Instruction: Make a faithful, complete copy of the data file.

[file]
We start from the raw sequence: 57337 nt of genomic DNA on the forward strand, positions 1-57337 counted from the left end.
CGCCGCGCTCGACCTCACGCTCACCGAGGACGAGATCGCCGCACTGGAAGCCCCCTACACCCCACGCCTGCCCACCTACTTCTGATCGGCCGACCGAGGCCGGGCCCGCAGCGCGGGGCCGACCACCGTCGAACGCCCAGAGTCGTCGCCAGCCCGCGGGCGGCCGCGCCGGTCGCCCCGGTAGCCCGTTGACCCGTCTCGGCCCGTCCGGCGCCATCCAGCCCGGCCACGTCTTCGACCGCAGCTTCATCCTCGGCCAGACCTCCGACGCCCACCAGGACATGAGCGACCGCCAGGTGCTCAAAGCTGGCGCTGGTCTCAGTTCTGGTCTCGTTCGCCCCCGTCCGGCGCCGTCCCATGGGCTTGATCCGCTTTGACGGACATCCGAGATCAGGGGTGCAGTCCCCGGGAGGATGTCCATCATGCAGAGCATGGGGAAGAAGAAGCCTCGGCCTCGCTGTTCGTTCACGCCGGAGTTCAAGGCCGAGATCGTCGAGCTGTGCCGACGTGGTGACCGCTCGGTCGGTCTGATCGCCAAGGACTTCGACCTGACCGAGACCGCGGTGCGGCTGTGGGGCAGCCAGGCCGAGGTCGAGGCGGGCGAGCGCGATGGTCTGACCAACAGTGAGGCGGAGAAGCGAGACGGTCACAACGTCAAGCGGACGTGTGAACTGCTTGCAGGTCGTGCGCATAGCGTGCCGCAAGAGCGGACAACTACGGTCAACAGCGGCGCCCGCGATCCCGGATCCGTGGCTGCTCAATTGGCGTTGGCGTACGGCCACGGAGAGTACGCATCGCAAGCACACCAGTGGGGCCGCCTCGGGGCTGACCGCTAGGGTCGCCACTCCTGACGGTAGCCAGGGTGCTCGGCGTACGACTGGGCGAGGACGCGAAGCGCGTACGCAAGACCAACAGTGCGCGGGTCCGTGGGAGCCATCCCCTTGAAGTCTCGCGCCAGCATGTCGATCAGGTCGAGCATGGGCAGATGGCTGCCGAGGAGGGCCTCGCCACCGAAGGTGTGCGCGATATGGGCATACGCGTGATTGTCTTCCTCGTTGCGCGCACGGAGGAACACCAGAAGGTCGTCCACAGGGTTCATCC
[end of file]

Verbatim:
We start from the raw sequence: 57337 nt of genomic DNA on the forward strand, positions 1-57337 counted from the left end.
CGCCGCGCTCGACCTCACGCTCACCGAGGACGAGATCGCCGCACTGGAAGCCCCCTACACCCCACGCCTGCCCACCTACTTCTGATCGGCCGACCGAGGCCGGGCCCGCAGCGCGGGGCCGACCACCGTCGAACGCCCAGAGTCGTCGCCAGCCCGCGGGCGGCCGCGCCGGTCGCCCCGGTAGCCCGTTGACCCGTCTCGGCCCGTCCGGCGCCATCCAGCCCGGCCACGTCTTCGACCGCAGCTTCATCCTCGGCCAGACCTCCGACGCCCACCAGGACATGAGCGACCGCCAGGTGCTCAAAGCTGGCGCTGGTCTCAGTTCTGGTCTCGTTCGCCCCCGTCCGGCGCCGTCCCATGGGCTTGATCCGCTTTGACGGACATCCGAGATCAGGGGTGCAGTCCCCGGGAGGATGTCCATCATGCAGAGCATGGGGAAGAAGAAGCCTCGGCCTCGCTGTTCGTTCACGCCGGAGTTCAAGGCCGAGATCGTCGAGCTGTGCCGACGTGGTGACCGCTCGGTCGGTCTGATCGCCAAGGACTTCGACCTGACCGAGACCGCGGTGCGGCTGTGGGGCAGCCAGGCCGAGGTCGAGGCGGGCGAGCGCGATGGTCTGACCAACAGTGAGGCGGAGAAGCGAGACGGTCACAACGTCAAGCGGACGTGTGAACTGCTTGCAGGTCGTGCGCATAGCGTGCCGCAAGAGCGGACAACTACGGTCAACAGCGGCGCCCGCGATCCCGGATCCGTGGCTGCTCAATTGGCGTTGGCGTACGGCCACGGAGAGTACGCATCGCAAGCACACCAGTGGGGCCGCCTCGGGGCTGACCGCTAGGGTCGCCACTCCTGACGGTAGCCAGGGTGCTCGGCGTACGACTGGGCGAGGACGCGAAGCGCGTACGCAAGACCAACAGTGCGCGGGTCCGTGGGAGCCATCCCCTTGAAGTCTCGCGCCAGCATGTCGATCAGGTCGAGCATGGGCAGATGGCTGCCGAGGAGGGCCTCGCCACCGAAGGTGTGCGCGATATGGGCATACGCGTGATTGTCTTCCTCGTTGCGCGCACGGAGGAACACCAGAAGGTCGTCCACAGGGTTCATCC